My understanding based how I’ve heard it used personally is that 笑顔 is the go-to word if you want to refer to specific occurrence of a smile. This is also why this is the word that turns to a する verb. If a young child gets the present they wanted from Santa Claus, you’ll see an 笑顔.
笑み is referring to the facial expression itself, and I think can encompass any kind of smile. I have the least confidence about this one, especially since the kanji on its own 笑 is essentially the slang for “lol” and is verbalized 笑み. I think, however, the slang meaning only occurs when you use that term alone, rather than in a sentence. I’ll have to ask a coworker/friend when I get the chance.
笑い is usually laughter, but I’ve definitely heard it used to refer to a smile at someone else’s expense, such as a grin, sneer, or smirk. I guess the context is that your facial expression might as well be laughing even if you aren’t actually making any sound. I am a fairly reserved person, but I’m fairly weak to bouts of amusement, so most of the time, if I find something funny, I hold back my laughter into an amused smile. My students will usually always point to me use 笑い.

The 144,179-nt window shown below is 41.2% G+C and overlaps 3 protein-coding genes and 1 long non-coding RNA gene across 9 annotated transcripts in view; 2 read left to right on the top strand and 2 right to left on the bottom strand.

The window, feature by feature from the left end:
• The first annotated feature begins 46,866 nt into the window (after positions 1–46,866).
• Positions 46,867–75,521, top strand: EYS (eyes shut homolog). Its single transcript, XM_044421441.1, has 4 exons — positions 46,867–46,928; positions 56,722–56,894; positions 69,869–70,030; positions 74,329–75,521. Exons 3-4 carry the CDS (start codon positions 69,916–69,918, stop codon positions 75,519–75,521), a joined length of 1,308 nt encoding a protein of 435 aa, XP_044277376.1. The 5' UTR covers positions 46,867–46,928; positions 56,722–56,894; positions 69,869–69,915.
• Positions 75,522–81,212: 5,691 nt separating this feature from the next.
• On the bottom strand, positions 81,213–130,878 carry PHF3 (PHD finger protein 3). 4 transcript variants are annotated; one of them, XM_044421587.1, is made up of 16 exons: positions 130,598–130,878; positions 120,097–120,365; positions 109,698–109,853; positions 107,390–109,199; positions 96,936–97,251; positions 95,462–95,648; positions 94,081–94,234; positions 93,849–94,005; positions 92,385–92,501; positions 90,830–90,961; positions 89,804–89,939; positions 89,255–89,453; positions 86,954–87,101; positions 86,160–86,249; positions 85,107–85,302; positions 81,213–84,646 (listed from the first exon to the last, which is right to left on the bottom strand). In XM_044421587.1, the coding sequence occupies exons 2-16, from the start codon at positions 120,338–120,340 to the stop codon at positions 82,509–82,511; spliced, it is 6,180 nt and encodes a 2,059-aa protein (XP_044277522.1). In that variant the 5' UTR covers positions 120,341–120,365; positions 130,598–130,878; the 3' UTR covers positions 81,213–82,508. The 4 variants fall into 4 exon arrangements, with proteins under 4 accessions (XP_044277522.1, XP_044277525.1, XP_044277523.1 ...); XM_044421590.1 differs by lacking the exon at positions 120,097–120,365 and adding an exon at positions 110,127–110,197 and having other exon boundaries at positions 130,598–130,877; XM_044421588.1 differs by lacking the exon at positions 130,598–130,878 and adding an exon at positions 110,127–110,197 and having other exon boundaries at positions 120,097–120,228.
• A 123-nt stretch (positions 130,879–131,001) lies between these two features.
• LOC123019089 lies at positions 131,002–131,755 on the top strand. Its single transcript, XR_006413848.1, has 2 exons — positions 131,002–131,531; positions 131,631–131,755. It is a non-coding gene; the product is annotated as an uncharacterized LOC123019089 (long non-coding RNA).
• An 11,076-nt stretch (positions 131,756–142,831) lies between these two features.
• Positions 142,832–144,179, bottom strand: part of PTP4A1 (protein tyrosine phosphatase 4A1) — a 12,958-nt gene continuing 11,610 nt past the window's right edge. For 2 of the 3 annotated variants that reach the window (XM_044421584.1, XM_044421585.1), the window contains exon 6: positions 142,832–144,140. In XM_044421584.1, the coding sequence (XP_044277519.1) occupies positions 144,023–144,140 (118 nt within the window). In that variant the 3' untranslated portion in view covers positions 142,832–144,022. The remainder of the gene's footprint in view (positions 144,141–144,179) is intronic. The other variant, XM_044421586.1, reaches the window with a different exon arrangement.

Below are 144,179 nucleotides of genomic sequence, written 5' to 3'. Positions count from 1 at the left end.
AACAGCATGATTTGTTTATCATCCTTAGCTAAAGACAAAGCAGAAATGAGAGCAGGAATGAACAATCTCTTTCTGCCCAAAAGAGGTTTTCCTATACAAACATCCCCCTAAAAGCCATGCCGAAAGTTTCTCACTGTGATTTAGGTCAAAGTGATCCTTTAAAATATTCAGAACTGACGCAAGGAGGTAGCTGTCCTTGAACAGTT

EDIT: I asked two coworkers who were free. Both stated that 笑顔 referred specifically to the action of smiling, 笑み refers to 表情 (facial expression), and that 笑い only refers to vocal response and therefore strictly laughter. Only one of the two (who is also the only computer-savvy Japanese person at my workplace) knew about the slang use of 笑（えみ). So there’s a limited look into the natives’ opinion on the three words.